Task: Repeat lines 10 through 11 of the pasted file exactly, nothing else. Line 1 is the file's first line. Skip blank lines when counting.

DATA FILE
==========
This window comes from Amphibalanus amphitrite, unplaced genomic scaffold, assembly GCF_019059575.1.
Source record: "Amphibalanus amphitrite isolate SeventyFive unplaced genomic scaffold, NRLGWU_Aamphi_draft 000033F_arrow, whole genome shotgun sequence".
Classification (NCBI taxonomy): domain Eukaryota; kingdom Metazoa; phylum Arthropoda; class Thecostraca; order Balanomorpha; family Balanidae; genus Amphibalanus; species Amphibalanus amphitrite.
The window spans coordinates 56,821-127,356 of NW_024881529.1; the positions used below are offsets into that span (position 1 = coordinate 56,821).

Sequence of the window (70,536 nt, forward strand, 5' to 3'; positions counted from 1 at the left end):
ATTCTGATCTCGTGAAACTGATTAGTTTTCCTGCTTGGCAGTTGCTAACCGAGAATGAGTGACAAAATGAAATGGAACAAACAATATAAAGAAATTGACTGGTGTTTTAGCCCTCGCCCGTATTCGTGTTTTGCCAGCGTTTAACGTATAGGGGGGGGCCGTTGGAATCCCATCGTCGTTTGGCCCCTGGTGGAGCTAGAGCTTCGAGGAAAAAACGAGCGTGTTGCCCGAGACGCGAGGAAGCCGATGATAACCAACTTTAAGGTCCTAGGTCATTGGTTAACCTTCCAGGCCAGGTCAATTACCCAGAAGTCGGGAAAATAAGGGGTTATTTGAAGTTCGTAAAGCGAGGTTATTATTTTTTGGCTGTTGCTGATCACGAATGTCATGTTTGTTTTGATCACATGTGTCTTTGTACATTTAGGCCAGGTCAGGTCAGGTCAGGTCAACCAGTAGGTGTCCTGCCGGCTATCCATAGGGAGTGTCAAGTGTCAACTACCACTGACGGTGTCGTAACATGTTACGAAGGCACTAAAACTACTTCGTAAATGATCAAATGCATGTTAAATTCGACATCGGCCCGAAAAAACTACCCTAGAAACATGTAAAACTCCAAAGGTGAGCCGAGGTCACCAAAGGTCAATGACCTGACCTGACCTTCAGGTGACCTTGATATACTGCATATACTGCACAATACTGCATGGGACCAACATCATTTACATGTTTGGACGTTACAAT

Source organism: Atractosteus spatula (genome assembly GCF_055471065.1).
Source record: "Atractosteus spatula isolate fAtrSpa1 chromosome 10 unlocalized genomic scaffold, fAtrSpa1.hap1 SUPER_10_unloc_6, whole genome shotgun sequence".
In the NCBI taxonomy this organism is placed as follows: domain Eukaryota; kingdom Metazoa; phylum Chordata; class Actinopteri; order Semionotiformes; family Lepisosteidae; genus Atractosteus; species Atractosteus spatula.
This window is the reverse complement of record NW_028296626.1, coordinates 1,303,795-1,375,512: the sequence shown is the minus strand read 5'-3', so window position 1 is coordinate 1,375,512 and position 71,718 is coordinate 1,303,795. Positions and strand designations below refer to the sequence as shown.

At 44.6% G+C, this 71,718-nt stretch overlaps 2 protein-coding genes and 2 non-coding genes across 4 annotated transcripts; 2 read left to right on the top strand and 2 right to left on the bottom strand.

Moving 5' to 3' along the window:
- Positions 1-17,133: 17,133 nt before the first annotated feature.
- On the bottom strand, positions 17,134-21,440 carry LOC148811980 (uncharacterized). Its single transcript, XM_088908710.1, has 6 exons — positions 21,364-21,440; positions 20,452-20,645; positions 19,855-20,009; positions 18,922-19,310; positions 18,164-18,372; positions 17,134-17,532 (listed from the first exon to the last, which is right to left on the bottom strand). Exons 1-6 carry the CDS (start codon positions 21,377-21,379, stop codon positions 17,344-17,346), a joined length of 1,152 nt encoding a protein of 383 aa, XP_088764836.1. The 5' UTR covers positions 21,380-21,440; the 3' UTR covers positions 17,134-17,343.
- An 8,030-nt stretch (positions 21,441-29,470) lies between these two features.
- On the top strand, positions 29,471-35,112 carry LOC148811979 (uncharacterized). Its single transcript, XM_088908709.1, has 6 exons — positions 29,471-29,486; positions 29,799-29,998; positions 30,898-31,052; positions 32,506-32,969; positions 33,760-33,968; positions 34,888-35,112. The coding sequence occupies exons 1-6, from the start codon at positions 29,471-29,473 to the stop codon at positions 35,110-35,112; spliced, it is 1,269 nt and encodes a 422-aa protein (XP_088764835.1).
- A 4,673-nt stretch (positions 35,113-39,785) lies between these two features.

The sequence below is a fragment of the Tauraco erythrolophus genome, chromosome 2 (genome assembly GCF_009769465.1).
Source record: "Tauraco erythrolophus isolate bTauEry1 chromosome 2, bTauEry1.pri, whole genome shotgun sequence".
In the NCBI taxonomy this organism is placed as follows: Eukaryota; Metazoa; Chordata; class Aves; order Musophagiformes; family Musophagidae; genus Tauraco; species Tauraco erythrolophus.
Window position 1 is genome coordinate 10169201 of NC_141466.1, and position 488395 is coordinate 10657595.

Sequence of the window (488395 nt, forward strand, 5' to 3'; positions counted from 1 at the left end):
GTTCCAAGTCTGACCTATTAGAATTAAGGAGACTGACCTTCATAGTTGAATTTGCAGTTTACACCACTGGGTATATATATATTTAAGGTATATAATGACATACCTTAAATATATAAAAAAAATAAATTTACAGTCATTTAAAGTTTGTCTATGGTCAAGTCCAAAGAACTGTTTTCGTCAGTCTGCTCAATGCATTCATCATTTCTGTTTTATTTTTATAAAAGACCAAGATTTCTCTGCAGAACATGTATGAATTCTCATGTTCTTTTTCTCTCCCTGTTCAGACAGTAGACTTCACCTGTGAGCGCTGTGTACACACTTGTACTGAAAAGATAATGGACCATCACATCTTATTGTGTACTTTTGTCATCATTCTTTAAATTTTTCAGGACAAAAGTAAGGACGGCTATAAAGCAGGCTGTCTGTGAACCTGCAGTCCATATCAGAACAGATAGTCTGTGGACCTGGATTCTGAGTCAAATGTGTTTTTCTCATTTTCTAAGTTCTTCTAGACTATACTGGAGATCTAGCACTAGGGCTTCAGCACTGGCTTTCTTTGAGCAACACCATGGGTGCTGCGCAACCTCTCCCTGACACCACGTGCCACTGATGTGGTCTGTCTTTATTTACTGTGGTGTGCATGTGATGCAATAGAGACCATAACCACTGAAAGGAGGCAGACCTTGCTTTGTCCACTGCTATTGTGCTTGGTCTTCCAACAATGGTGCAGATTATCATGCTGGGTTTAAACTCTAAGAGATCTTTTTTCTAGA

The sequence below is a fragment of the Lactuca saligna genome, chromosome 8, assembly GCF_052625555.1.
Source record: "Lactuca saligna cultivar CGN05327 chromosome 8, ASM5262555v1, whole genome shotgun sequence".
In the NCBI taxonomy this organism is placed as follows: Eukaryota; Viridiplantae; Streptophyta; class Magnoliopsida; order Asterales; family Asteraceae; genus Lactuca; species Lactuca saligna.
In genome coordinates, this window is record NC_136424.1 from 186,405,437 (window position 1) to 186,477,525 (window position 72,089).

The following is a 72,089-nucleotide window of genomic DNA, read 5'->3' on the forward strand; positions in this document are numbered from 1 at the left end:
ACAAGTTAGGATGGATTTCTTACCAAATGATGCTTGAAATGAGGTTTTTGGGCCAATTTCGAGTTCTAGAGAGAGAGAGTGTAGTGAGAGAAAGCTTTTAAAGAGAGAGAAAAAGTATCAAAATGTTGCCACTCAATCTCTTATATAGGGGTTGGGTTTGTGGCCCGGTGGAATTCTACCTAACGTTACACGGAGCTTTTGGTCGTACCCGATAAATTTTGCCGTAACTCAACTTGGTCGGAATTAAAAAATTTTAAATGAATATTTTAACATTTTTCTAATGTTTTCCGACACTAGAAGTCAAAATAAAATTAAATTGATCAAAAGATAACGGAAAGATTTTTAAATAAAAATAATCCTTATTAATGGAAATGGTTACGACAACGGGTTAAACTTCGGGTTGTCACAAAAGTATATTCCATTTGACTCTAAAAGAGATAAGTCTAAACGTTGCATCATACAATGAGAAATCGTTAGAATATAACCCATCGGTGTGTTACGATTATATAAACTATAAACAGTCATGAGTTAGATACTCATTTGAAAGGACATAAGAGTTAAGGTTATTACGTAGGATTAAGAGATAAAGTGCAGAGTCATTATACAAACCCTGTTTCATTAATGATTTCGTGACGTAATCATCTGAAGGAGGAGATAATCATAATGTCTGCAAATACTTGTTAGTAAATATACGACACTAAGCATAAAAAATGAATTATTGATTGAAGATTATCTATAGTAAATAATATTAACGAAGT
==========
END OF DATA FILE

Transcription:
This window is the reverse complement of record NW_028296626.1, coordinates 1,303,795-1,375,512: the sequence shown is the minus strand read 5'-3', so window position 1 is coordinate 1,375,512 and position 71,718 is coordinate 1,303,795. Positions and strand designations below refer to the sequence as shown.

At 44.6% G+C, this 71,718-nt stretch overlaps 2 protein-coding genes and 2 non-coding genes across 4 annotated transcripts; 2 read left to right on the top strand and 2 right to left on the bottom strand.